New financial aid policy causes frustration among students
Alisha Drumm/Sun Star Reporter
January 29, 2013
As the spring 2013 semester enters its third week, many UAF students are growing impatient with the delay of their financial aid money. The Eielson building is flooded with students that form a line at the Business office, hoping to find answers to their financial aid concerns.
Starting this fall 2012, the Financial Aid and Business Office put a new financial aid policy into effect. In previous years financial aid has been disbursed to students 10 days prior to the first day of classes. The new policy disburses financial aid to students on the first day of classes.
This new policy has caused some students stress and frustration as they wait for the arrival of their loan money.
Many students are falling behind in classes because they do not have the resources to purchase class materials.
“I have had to deal with this practically every semester. Because I never get my loan money when expected I’m usually at least a week behind because I don’t have the money to buy the materials I need for my classes,” said Alex Thompson a sophomore chemistry major.
“For a system that is designed to help students, it is incredibly inconvenient and causes a lot of stress,” said Derek Williams, a senior Economics student.
“It is really irritating because I am currently receiving failing grades for assignments that I am unable to buy the materials for since I have not received my financial aid money,” Freshmen Ryan Andrews said.
Students did have the option to apply for an advancement of funding, which would place money on their Polar Express card to buy books from the UAF Bookstore. However, many students feel that this is an inefficient and unfair way to make up for loans being distributed late to students’ accounts.
“The only way that I knew about the Bear Bucks option was through word of mouth. I never received an email or notification about this option,” said Corbin Gieck, a senior English student.
“I don’t agree with this option because it causes students to buy books from the bookstore opposed to getting them online for cheaper,” Williams said.
Although many students are irritated with the outcome of this new policy, the Financial Aid and Business Office believes that the new policy is more efficient for everyone.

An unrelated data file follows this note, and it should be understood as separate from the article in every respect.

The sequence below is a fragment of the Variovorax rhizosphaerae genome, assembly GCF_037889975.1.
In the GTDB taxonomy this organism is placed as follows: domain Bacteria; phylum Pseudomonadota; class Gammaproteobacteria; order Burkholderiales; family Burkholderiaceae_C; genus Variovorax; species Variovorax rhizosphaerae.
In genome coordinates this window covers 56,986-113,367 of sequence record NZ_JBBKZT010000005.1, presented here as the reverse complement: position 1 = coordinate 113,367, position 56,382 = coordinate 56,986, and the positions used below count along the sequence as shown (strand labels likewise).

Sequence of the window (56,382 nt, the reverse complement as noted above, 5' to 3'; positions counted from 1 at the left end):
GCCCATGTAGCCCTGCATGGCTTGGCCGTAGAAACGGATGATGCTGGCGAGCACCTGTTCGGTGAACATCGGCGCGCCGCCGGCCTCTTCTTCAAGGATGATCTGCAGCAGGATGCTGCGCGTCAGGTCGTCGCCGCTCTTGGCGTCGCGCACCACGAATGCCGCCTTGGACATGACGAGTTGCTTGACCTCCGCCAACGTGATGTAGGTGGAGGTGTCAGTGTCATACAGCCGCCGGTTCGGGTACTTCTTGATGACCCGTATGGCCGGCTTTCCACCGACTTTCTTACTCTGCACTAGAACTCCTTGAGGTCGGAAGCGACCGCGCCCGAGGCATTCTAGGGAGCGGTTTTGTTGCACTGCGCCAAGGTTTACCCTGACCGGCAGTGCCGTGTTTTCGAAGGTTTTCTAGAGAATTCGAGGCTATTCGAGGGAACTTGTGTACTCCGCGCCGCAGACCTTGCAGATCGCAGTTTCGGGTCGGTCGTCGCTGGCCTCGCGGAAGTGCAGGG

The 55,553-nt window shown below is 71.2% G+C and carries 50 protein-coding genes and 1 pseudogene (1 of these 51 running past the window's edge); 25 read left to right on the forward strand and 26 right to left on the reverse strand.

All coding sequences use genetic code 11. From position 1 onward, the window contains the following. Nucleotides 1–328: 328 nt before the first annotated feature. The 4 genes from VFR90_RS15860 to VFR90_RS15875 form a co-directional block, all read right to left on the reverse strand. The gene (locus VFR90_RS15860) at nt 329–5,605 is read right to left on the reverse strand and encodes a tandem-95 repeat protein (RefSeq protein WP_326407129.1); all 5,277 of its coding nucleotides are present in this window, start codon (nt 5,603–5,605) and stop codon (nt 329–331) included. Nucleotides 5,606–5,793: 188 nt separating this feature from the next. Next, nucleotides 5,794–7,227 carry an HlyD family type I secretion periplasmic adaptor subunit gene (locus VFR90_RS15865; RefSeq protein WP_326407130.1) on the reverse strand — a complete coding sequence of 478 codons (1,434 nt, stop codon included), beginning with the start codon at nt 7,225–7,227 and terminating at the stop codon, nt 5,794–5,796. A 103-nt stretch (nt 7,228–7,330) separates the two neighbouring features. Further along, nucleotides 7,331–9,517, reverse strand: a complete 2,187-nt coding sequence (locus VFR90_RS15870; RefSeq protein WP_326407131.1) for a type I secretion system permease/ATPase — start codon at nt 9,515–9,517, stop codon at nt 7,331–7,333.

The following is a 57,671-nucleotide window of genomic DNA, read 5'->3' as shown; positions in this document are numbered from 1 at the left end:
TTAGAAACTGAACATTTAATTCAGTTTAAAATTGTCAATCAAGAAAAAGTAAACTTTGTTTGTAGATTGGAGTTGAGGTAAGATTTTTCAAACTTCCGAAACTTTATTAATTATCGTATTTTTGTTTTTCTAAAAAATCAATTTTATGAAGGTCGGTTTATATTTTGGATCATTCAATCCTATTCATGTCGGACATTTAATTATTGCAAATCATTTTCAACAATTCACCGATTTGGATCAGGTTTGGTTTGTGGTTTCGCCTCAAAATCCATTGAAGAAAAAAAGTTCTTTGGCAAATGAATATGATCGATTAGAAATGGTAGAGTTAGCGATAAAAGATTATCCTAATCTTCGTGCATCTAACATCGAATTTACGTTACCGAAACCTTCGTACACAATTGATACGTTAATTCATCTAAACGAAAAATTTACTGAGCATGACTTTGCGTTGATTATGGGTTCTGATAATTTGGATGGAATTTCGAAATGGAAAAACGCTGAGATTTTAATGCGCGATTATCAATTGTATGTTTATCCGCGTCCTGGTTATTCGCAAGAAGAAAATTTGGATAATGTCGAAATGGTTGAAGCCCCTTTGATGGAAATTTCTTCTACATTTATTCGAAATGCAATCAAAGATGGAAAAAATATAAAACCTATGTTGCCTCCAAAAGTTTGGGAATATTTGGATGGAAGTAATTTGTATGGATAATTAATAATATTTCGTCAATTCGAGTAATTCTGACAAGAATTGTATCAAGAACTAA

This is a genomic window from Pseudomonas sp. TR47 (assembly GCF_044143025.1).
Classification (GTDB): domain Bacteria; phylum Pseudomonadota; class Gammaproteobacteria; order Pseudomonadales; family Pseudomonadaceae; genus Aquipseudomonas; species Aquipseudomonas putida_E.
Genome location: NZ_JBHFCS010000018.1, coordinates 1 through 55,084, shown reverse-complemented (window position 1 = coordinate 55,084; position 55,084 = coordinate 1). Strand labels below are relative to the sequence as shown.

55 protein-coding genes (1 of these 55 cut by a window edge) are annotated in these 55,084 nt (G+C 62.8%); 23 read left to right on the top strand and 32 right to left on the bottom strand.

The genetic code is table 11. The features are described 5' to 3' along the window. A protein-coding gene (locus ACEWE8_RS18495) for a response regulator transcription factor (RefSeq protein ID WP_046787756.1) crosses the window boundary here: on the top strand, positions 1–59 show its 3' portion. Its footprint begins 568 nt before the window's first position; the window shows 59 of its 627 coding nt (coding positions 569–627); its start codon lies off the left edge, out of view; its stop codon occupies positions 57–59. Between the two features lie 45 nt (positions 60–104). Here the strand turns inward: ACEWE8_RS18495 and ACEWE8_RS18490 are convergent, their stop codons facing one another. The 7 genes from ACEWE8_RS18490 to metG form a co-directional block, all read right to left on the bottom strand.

“The new policy was a mutual decision between the Business Office and ourselves. When we were disbursing loan money 10 days before classes in the past, it was unnecessarily time consuming. Student’s change their schedules so often within the first few weeks of classes, and when this is done there is the issue of students spending money from their tuition for classes that they ended up dropping, and then having to pay it back,” said a representative from the UAF Financial Aid Office.
Not only is this new policy said to be more efficient by the Financial Aid and Business offices, it is also said to be just as time efficient as the old disbursement t policy.
“Usually, the state funding does not come in until a few days before classes start as it is,” said a representative from the Financial Aid Office.
Still, many students who are receiving Financial aid say that they prefer the previous policy of receiving financial aid 10 days prior to the start of classes.
“I would definitely rather have the money disbursed 10 days before classes,” said Kraig Smith a senior Linguistics student.
It is unknown whether or not this new policy will continue in future semesters. However, what is known is that some students are unhappy with the outcome of this new financial aid policy and the effect it has had on their college life. It is with wishful thinking that in the future a new Financial Aid policy will serve both student with their academic and financial needs, and faculty with an efficient and effective way to disburse student loans.